Uber’s latest hire has a storied and accomplished history in Silicon Valley – Amit Singhal, former Senior Vice President of Search and employee number 176 at Google, has joined the ride-hailing company as SVP of Engineering.
Singhal will be heading up the Maps and Marketplace departments at Uber, while also advising CEO Travis Kalanick and Uber VP of Engineering and Otto co-founder Anthony Levandowski on their efforts to build out the company’s self-driving technology.
The last time we in tech news circles heard from Singhal, he was saying goodbye after a 15-year career at Google, in a farewell letter that felt a lot like a retirement announcement. Singhal wrote that he was leaving to “see what kind of impact [he could] make philanthropically,” and to “spend more time with [his] family,” in an effort to “define [his] next fifteen years.” Now, a little under a year later, Singhal is back in an executive role – this time at a much younger company, but still at one of the most influential technology firms in the world.
So how did Singhal get from there to here?
Well, for starters, Singhal did throw himself into philanthropic pursuits, focusing on the Singhal Foundation established by him and his wife Shipa, which aims to deliver access to high quality education for kids who normally wouldn’t be able to attend top schools, and which began with a focus on the city of Jodhpur, in India.
“I was indeed leaving Google to spend more times on things that I wanted to do, giving back, to my family, and with the foundation that my wife and I had set up many years prior, but that we were unable to do many things with that we’d hoped to do,” Singhal explained in an interview. “I basically dumped myself into the foundation, and family – by driving my son to school every morning and picking him up – and on the foundation side I’ve been traveling to India every three months to get that foundation program that we’re running off the ground.”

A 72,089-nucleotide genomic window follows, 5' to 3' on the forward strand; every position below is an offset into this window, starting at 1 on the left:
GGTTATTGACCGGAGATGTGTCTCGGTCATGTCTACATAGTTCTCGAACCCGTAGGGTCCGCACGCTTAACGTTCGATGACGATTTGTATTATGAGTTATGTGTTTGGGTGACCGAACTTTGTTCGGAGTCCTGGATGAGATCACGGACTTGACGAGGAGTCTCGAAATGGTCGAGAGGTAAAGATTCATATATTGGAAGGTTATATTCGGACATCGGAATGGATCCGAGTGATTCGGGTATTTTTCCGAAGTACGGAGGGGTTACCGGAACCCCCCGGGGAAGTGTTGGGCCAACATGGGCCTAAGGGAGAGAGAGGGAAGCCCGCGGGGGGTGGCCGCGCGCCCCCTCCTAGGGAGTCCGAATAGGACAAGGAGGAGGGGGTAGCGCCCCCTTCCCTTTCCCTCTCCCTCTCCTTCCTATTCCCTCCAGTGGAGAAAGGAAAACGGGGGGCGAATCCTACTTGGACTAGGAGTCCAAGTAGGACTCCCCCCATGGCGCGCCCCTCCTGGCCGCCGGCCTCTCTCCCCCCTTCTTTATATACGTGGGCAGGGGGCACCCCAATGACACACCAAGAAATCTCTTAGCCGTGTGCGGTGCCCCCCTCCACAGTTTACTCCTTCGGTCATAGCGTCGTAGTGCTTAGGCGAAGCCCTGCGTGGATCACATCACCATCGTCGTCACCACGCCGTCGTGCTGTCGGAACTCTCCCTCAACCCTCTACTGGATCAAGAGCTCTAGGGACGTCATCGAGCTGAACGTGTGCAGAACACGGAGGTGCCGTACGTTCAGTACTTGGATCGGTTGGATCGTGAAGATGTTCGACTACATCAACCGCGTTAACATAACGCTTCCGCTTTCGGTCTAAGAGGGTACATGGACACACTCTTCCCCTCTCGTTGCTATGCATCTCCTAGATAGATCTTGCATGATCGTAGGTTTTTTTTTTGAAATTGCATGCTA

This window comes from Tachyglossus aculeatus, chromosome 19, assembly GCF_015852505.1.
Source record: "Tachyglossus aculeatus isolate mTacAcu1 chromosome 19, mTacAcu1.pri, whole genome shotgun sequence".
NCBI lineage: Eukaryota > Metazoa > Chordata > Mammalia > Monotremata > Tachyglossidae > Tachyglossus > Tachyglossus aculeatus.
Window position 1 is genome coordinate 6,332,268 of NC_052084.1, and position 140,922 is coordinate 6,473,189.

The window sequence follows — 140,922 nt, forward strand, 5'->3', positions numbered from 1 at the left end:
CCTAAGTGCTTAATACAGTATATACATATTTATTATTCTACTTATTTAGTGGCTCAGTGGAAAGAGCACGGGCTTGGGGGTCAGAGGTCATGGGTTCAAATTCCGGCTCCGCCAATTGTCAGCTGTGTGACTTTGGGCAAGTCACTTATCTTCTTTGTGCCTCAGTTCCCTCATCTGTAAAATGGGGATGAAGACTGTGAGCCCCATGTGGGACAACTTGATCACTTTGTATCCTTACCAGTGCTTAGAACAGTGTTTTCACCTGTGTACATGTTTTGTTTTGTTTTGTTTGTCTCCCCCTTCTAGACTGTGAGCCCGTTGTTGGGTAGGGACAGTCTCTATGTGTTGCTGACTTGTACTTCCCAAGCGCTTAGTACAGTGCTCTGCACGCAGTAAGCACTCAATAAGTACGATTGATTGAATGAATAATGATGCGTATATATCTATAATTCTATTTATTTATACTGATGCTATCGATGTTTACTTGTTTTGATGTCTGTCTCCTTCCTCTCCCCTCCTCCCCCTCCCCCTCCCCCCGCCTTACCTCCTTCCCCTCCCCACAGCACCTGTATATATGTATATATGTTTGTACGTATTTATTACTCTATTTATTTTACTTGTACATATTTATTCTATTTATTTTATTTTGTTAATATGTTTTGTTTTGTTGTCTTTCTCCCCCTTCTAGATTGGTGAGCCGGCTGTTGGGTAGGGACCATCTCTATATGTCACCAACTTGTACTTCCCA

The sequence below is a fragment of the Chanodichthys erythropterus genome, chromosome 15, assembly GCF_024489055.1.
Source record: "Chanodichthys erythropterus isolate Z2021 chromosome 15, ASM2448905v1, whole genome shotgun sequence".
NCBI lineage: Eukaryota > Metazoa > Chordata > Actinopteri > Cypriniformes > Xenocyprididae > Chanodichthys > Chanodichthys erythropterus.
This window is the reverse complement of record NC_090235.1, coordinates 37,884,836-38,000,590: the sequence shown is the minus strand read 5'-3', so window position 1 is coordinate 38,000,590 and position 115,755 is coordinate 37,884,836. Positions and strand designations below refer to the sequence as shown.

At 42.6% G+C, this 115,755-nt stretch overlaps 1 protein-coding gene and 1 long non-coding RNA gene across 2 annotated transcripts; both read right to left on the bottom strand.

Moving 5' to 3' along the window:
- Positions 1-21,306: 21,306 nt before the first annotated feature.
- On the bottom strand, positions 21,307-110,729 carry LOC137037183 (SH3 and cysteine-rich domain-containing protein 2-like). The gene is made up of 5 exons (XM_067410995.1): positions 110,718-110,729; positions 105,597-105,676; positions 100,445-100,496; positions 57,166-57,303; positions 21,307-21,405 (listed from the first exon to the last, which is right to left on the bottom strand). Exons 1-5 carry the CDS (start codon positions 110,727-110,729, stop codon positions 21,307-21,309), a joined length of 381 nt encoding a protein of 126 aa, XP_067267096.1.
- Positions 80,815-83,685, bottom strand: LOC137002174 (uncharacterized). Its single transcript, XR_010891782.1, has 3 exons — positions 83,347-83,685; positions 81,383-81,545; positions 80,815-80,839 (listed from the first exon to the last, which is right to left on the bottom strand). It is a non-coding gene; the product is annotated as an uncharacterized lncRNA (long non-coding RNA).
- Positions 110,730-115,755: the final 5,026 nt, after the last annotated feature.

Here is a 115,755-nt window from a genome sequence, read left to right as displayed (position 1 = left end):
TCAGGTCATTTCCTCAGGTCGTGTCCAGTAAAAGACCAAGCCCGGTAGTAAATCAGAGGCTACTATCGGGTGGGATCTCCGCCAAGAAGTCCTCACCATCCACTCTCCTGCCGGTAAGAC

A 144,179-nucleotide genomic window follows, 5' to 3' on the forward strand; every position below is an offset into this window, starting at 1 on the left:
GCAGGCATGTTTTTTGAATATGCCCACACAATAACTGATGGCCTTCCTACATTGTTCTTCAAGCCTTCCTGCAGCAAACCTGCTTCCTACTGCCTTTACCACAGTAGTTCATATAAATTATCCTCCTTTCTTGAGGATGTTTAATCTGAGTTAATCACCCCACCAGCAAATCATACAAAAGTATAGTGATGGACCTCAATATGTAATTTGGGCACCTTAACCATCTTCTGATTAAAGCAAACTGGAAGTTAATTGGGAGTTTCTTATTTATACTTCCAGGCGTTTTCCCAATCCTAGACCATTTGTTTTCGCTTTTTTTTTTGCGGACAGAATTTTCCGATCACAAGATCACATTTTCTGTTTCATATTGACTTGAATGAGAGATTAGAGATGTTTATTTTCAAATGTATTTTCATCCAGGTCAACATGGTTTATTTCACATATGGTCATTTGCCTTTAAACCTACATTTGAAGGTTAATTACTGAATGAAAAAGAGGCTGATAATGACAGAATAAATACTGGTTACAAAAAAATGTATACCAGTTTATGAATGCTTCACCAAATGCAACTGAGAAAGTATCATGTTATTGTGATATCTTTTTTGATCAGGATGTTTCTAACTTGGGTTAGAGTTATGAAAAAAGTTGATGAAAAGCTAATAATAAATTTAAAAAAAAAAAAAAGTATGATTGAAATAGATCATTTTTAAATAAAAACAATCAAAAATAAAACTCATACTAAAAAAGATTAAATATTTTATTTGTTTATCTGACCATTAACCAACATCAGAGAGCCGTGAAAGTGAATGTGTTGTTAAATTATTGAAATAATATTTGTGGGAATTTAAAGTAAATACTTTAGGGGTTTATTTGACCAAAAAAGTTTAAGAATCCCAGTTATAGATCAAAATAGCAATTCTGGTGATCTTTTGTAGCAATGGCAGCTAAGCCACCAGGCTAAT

Singhal said that getting the foundation to a place where he and his wife were happy with its progress was like “running a startup from another country,” but that ultimately, the work paid off and they began to be pleased with the result they were seeing.
The first six months were very intense for me – very intense for me,” he said. “After that we got into a rhythm of running the foundation, we took 50 children who are going to school, and are growing that to about 400 children next year, and going on to thousands of children in the coming year. What happened in parallel was that i found a great, great partner to run the foundation in India.”
Meanwhile, Singhal met Travis Kalanick through a mutual friend, which sparked a series of conversations between the search expert and the famous founder about Uber, its goals and its technical challenges. The combination of the scope of both Uber’s potential impact, and the extent of the engineering hurdles it faces in achieving its aims were what drew Singhal in; he is, after all, a true engineer at heart, and mountainous technical challenges attract skilled engineers like nothing else.
“This company also has some of the toughest computer science challenges that I have seen in my career of 25 years.”
“This company is not only doing things that are amazing, this company also has some of the toughest computer science challenges that I have seen in my career of 25 years,” Singhal told me. “Those computer science challenges for a computer science geek are just intriguing – you give a geek a puzzle, they can’t drop it; they need to solve the puzzle. That’s how it felt to me.”
Singhal says that this long, ongoing conversation with Kalanick ended up conjuring a sort of spell he couldn’t resist, especially given that his philanthropic efforts were back on track with the work put into the foundation during the months immediately following his departure from Google. Uber’s world-changing potential, combined with the tremendous odds it faces in realizing that potential, had hooked Singhal just as it has hooked so many Valley-leading investors, leading academics and other skilled engineers.